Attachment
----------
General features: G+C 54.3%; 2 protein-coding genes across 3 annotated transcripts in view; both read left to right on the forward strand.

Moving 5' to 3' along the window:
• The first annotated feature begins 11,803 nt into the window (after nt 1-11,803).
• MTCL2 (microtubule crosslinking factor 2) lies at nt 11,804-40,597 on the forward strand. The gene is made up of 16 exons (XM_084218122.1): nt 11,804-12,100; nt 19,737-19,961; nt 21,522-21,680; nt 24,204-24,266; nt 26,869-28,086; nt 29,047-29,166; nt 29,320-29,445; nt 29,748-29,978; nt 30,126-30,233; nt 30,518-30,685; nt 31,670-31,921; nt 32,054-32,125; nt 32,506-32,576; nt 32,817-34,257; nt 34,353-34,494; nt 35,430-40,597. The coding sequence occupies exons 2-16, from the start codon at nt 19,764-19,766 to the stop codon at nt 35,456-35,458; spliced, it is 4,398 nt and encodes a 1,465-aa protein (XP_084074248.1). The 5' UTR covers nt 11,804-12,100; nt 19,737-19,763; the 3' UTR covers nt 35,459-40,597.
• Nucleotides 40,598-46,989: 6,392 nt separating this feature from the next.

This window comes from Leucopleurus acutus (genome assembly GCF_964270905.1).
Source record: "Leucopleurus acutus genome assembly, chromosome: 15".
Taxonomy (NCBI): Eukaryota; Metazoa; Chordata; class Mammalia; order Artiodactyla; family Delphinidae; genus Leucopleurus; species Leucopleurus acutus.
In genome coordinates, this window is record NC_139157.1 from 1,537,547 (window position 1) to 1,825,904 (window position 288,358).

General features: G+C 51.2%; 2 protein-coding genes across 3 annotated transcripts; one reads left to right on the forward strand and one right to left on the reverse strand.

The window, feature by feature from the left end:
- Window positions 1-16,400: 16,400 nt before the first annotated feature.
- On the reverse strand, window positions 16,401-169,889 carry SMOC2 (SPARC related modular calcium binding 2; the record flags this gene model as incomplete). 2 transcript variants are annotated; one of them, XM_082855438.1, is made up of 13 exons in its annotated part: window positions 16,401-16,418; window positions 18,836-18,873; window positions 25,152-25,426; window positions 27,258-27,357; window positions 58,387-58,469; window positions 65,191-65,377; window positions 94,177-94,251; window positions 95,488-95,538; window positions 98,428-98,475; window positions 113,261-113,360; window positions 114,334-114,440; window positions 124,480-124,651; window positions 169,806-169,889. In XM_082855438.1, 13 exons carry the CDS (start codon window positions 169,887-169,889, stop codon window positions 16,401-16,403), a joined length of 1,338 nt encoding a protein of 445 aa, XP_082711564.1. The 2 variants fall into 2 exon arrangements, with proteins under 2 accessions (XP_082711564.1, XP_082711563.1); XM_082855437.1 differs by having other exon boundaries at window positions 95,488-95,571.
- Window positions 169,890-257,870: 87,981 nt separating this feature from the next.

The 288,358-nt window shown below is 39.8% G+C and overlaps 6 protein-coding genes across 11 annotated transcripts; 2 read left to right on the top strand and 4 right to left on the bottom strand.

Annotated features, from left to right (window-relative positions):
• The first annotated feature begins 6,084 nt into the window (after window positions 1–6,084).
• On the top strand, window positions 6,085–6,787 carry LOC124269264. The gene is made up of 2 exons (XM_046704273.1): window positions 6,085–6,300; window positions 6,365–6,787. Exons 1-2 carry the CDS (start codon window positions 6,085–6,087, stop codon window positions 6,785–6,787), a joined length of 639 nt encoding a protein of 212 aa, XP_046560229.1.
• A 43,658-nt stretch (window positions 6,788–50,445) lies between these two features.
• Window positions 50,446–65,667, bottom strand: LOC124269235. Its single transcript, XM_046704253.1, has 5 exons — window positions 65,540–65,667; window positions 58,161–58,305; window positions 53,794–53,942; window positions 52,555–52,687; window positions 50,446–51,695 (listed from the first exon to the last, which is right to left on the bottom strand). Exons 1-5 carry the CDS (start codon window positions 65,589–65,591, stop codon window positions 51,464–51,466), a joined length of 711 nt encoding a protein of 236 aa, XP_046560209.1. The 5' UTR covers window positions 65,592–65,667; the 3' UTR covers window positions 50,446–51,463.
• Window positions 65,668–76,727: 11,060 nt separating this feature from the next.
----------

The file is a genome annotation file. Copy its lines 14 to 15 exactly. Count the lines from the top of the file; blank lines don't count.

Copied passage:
- Window positions 169,890-257,870: 87,981 nt separating this feature from the next.

The 288,358-nt window shown below is 39.8% G+C and overlaps 6 protein-coding genes across 11 annotated transcripts; 2 read left to right on the top strand and 4 right to left on the bottom strand.